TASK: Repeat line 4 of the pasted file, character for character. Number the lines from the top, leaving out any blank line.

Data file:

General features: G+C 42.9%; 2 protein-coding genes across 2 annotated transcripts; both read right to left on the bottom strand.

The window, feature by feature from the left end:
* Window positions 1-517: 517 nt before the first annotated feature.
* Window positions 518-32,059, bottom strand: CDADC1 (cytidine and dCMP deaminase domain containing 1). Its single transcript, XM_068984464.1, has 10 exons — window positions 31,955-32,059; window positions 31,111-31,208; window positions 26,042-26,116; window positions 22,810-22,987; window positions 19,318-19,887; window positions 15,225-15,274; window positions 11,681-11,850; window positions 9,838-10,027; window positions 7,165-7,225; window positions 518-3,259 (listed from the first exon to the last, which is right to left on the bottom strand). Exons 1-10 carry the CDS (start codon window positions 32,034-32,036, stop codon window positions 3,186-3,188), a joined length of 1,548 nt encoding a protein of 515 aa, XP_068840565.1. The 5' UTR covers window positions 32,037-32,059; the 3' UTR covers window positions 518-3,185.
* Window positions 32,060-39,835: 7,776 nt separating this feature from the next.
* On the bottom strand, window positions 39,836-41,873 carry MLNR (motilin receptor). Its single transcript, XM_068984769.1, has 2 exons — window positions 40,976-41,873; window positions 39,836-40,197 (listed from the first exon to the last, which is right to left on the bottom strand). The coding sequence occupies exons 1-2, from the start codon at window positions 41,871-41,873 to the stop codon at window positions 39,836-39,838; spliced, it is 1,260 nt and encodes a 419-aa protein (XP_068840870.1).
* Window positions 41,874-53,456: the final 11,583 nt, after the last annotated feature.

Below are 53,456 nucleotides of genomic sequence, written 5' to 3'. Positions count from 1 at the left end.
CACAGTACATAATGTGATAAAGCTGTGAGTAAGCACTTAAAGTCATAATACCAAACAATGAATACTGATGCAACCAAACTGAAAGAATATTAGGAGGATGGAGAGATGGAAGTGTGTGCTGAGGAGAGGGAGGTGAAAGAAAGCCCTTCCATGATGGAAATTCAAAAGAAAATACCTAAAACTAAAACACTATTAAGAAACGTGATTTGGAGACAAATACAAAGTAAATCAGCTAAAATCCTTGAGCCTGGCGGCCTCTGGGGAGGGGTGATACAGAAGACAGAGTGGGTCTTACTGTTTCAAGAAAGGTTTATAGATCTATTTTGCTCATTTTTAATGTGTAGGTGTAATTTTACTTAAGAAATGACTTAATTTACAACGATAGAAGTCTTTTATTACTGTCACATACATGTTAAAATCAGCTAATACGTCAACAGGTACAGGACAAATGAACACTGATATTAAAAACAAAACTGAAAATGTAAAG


* Window positions 518-32,059, bottom strand: CDADC1 (cytidine and dCMP deaminase domain containing 1). Its single transcript, XM_068984464.1, has 10 exons — window positions 31,955-32,059; window positions 31,111-31,208; window positions 26,042-26,116; window positions 22,810-22,987; window positions 19,318-19,887; window positions 15,225-15,274; window positions 11,681-11,850; window positions 9,838-10,027; window positions 7,165-7,225; window positions 518-3,259 (listed from the first exon to the last, which is right to left on the bottom strand). Exons 1-10 carry the CDS (start codon window positions 32,034-32,036, stop codon window positions 3,186-3,188), a joined length of 1,548 nt encoding a protein of 515 aa, XP_068840565.1. The 5' UTR covers window positions 32,037-32,059; the 3' UTR covers window positions 518-3,185.